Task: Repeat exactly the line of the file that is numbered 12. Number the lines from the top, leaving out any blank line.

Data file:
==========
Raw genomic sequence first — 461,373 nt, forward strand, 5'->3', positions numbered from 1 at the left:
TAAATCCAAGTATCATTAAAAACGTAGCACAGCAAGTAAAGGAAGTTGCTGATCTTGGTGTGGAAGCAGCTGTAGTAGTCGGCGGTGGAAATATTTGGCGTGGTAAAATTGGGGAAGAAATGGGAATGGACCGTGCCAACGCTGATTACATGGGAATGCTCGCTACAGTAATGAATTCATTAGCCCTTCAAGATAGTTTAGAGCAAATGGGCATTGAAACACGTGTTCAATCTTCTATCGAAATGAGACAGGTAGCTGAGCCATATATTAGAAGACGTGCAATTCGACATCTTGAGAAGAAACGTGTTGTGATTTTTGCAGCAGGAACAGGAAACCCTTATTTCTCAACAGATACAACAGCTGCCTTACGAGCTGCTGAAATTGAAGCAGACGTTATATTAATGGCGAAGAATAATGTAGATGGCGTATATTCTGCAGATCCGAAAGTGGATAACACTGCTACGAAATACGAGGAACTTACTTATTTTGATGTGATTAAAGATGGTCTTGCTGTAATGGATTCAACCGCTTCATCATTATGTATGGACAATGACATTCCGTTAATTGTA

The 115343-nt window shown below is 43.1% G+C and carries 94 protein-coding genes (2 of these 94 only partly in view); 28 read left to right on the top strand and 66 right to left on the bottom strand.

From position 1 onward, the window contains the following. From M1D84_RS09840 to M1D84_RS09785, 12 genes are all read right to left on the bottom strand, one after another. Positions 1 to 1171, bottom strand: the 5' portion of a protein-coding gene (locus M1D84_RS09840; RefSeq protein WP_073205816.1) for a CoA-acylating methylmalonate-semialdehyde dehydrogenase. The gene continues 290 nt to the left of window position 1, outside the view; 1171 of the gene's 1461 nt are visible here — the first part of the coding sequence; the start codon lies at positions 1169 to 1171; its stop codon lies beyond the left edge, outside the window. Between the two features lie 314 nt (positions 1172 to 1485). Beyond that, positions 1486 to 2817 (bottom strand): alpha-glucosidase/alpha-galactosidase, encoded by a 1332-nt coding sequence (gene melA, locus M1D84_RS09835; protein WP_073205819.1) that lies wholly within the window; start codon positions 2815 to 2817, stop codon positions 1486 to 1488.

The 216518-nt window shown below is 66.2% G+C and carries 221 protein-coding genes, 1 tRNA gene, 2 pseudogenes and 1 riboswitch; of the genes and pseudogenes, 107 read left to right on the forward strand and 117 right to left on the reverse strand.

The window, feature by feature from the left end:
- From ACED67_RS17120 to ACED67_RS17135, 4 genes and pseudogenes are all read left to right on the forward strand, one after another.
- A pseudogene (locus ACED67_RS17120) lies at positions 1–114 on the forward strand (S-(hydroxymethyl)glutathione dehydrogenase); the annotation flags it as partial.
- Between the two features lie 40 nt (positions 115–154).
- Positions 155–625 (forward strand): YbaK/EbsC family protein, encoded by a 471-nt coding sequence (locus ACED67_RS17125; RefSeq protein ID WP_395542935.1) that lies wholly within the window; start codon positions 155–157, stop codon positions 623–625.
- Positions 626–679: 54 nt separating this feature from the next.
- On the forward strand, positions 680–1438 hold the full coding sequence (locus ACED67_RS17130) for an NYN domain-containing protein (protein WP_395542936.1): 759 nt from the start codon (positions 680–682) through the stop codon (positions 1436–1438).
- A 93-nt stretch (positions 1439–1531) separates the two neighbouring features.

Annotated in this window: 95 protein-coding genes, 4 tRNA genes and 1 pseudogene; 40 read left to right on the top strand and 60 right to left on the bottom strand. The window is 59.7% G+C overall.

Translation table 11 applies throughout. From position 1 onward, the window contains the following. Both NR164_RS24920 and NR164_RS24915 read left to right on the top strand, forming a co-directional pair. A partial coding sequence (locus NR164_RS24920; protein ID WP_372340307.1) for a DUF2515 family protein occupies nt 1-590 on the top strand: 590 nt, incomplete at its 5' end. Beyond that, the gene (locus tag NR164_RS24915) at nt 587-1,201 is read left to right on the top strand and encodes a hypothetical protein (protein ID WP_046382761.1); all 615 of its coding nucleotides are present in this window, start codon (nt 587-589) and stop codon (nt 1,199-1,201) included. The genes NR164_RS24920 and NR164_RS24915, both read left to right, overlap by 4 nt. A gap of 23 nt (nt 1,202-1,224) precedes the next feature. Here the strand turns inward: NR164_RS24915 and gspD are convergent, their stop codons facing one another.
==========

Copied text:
- On the forward strand, positions 680–1438 hold the full coding sequence (locus ACED67_RS17130) for an NYN domain-containing protein (protein WP_395542936.1): 759 nt from the start codon (positions 680–682) through the stop codon (positions 1436–1438).